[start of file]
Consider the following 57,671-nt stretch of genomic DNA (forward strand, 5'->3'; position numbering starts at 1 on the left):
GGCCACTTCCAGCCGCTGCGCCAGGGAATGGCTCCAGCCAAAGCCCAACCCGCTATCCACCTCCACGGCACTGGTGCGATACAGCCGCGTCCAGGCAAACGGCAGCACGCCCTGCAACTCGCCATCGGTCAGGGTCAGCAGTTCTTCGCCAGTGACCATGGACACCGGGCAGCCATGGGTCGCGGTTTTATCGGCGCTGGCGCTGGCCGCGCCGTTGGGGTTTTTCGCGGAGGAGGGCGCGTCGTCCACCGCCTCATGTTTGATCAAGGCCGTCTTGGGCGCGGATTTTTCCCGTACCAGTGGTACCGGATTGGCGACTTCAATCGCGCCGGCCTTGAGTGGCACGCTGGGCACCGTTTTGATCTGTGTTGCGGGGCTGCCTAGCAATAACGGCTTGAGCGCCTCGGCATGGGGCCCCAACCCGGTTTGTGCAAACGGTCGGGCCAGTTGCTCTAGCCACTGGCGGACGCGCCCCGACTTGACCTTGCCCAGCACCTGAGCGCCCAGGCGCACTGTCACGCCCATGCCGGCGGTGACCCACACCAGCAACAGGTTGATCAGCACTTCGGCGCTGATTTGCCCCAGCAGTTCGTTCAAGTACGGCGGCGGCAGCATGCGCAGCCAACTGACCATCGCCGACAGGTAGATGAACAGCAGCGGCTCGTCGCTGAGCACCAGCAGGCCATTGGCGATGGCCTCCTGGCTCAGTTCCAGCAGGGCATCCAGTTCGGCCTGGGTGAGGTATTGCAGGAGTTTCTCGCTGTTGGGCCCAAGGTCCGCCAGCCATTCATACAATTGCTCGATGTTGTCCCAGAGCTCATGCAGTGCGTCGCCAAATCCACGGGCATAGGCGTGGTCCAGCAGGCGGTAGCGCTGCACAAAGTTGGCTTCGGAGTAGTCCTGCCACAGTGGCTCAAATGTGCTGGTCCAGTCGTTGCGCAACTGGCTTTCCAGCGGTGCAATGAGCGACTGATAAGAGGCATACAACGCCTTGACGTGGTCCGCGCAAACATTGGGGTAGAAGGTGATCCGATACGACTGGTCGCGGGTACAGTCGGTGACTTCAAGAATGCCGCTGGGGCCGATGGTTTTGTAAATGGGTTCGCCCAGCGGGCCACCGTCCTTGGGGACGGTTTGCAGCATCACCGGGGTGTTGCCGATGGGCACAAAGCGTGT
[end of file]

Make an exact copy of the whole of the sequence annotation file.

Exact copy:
Consider the following 57,671-nt stretch of genomic DNA (forward strand, 5'->3'; position numbering starts at 1 on the left):
GGCCACTTCCAGCCGCTGCGCCAGGGAATGGCTCCAGCCAAAGCCCAACCCGCTATCCACCTCCACGGCACTGGTGCGATACAGCCGCGTCCAGGCAAACGGCAGCACGCCCTGCAACTCGCCATCGGTCAGGGTCAGCAGTTCTTCGCCAGTGACCATGGACACCGGGCAGCCATGGGTCGCGGTTTTATCGGCGCTGGCGCTGGCCGCGCCGTTGGGGTTTTTCGCGGAGGAGGGCGCGTCGTCCACCGCCTCATGTTTGATCAAGGCCGTCTTGGGCGCGGATTTTTCCCGTACCAGTGGTACCGGATTGGCGACTTCAATCGCGCCGGCCTTGAGTGGCACGCTGGGCACCGTTTTGATCTGTGTTGCGGGGCTGCCTAGCAATAACGGCTTGAGCGCCTCGGCATGGGGCCCCAACCCGGTTTGTGCAAACGGTCGGGCCAGTTGCTCTAGCCACTGGCGGACGCGCCCCGACTTGACCTTGCCCAGCACCTGAGCGCCCAGGCGCACTGTCACGCCCATGCCGGCGGTGACCCACACCAGCAACAGGTTGATCAGCACTTCGGCGCTGATTTGCCCCAGCAGTTCGTTCAAGTACGGCGGCGGCAGCATGCGCAGCCAACTGACCATCGCCGACAGGTAGATGAACAGCAGCGGCTCGTCGCTGAGCACCAGCAGGCCATTGGCGATGGCCTCCTGGCTCAGTTCCAGCAGGGCATCCAGTTCGGCCTGGGTGAGGTATTGCAGGAGTTTCTCGCTGTTGGGCCCAAGGTCCGCCAGCCATTCATACAATTGCTCGATGTTGTCCCAGAGCTCATGCAGTGCGTCGCCAAATCCACGGGCATAGGCGTGGTCCAGCAGGCGGTAGCGCTGCACAAAGTTGGCTTCGGAGTAGTCCTGCCACAGTGGCTCAAATGTGCTGGTCCAGTCGTTGCGCAACTGGCTTTCCAGCGGTGCAATGAGCGACTGATAAGAGGCATACAACGCCTTGACGTGGTCCGCGCAAACATTGGGGTAGAAGGTGATCCGATACGACTGGTCGCGGGTACAGTCGGTGACTTCAAGAATGCCGCTGGGGCCGATGGTTTTGTAAATGGGTTCGCCCAGCGGGCCACCGTCCTTGGGGACGGTTTGCAGCATCACCGGGGTGTTGCCGATGGGCACAAAGCGTGT